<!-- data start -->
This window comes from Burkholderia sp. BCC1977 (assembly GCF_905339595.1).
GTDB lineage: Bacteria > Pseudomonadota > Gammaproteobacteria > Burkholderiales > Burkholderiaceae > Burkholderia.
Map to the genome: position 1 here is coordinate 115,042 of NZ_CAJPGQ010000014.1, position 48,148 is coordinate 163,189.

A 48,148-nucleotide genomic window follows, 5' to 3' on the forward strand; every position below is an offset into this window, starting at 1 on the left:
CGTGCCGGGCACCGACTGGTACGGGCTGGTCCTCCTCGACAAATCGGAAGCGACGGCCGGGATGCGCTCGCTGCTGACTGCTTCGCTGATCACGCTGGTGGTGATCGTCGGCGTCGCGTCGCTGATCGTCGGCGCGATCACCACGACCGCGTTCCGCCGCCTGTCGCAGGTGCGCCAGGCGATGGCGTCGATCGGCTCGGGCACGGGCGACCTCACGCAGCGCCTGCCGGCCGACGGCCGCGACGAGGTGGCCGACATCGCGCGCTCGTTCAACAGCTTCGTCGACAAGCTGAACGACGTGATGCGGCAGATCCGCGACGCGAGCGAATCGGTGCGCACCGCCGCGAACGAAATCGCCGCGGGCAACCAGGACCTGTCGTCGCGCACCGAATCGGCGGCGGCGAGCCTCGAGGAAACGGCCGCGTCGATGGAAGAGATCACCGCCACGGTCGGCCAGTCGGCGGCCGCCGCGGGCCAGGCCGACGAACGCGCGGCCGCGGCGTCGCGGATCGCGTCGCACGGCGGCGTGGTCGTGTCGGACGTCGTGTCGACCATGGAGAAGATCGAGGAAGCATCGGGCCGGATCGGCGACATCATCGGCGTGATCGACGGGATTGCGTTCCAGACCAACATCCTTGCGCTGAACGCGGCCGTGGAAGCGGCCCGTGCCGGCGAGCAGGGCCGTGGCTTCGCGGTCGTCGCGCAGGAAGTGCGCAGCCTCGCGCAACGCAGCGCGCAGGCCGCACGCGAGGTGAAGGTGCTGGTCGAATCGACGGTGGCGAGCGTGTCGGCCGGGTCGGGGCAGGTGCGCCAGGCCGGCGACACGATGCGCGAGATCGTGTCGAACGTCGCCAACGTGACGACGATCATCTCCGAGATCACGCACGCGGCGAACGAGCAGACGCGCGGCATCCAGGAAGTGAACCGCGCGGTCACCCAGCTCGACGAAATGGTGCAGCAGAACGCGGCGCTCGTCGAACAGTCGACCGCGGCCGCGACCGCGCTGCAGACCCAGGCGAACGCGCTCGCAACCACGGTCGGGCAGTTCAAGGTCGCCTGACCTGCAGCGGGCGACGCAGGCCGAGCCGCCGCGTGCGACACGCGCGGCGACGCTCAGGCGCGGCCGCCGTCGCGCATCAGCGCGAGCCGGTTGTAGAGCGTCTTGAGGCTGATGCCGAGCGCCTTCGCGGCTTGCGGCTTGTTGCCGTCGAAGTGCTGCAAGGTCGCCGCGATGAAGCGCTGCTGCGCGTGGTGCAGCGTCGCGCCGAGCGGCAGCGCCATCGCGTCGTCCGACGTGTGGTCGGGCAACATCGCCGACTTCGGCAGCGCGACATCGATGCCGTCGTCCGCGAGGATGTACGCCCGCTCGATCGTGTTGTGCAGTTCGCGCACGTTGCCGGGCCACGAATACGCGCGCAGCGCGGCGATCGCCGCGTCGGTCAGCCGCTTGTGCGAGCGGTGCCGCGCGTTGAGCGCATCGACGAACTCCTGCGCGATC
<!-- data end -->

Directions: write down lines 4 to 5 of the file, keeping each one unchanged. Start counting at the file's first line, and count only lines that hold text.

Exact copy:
A 48,148-nucleotide genomic window follows, 5' to 3' on the forward strand; every position below is an offset into this window, starting at 1 on the left:
CGTGCCGGGCACCGACTGGTACGGGCTGGTCCTCCTCGACAAATCGGAAGCGACGGCCGGGATGCGCTCGCTGCTGACTGCTTCGCTGATCACGCTGGTGGTGATCGTCGGCGTCGCGTCGCTGATCGTCGGCGCGATCACCACGACCGCGTTCCGCCGCCTGTCGCAGGTGCGCCAGGCGATGGCGTCGATCGGCTCGGGCACGGGCGACCTCACGCAGCGCCTGCCGGCCGACGGCCGCGACGAGGTGGCCGACATCGCGCGCTCGTTCAACAGCTTCGTCGACAAGCTGAACGACGTGATGCGGCAGATCCGCGACGCGAGCGAATCGGTGCGCACCGCCGCGAACGAAATCGCCGCGGGCAACCAGGACCTGTCGTCGCGCACCGAATCGGCGGCGGCGAGCCTCGAGGAAACGGCCGCGTCGATGGAAGAGATCACCGCCACGGTCGGCCAGTCGGCGGCCGCCGCGGGCCAGGCCGACGAACGCGCGGCCGCGGCGTCGCGGATCGCGTCGCACGGCGGCGTGGTCGTGTCGGACGTCGTGTCGACCATGGAGAAGATCGAGGAAGCATCGGGCCGGATCGGCGACATCATCGGCGTGATCGACGGGATTGCGTTCCAGACCAACATCCTTGCGCTGAACGCGGCCGTGGAAGCGGCCCGTGCCGGCGAGCAGGGCCGTGGCTTCGCGGTCGTCGCGCAGGAAGTGCGCAGCCTCGCGCAACGCAGCGCGCAGGCCGCACGCGAGGTGAAGGTGCTGGTCGAATCGACGGTGGCGAGCGTGTCGGCCGGGTCGGGGCAGGTGCGCCAGGCCGGCGACACGATGCGCGAGATCGTGTCGAACGTCGCCAACGTGACGACGATCATCTCCGAGATCACGCACGCGGCGAACGAGCAGACGCGCGGCATCCAGGAAGTGAACCGCGCGGTCACCCAGCTCGACGAAATGGTGCAGCAGAACGCGGCGCTCGTCGAACAGTCGACCGCGGCCGCGACCGCGCTGCAGACCCAGGCGAACGCGCTCGCAACCACGGTCGGGCAGTTCAAGGTCGCCTGACCTGCAGCGGGCGACGCAGGCCGAGCCGCCGCGTGCGACACGCGCGGCGACGCTCAGGCGCGGCCGCCGTCGCGCATCAGCGCGAGCCGGTTGTAGAGCGTCTTGAGGCTGATGCCGAGCGCCTTCGCGGCTTGCGGCTTGTTGCCGTCGAAGTGCTGCAAGGTCGCCGCGATGAAGCGCTGCTGCGCGTGGTGCAGCGTCGCGCCGAGCGGCAGCGCCATCGCGTCGTCCGACGTGTGGTCGGGCAACATCGCCGACTTCGGCAGCGCGACATCGATGCCGTCGTCCGCGAGGATGTACGCCCGCTCGATCGTGTTGTGCAGTTCGCGCACGTTGCCGGGCCACGAATACGCGCGCAGCGCGGCGATCGCCGCGTCGGTCAGCCGCTTGTGCGAGCGGTGCCGCGCGTTGAGCGCATCGACGAACTCCTGCGCGATC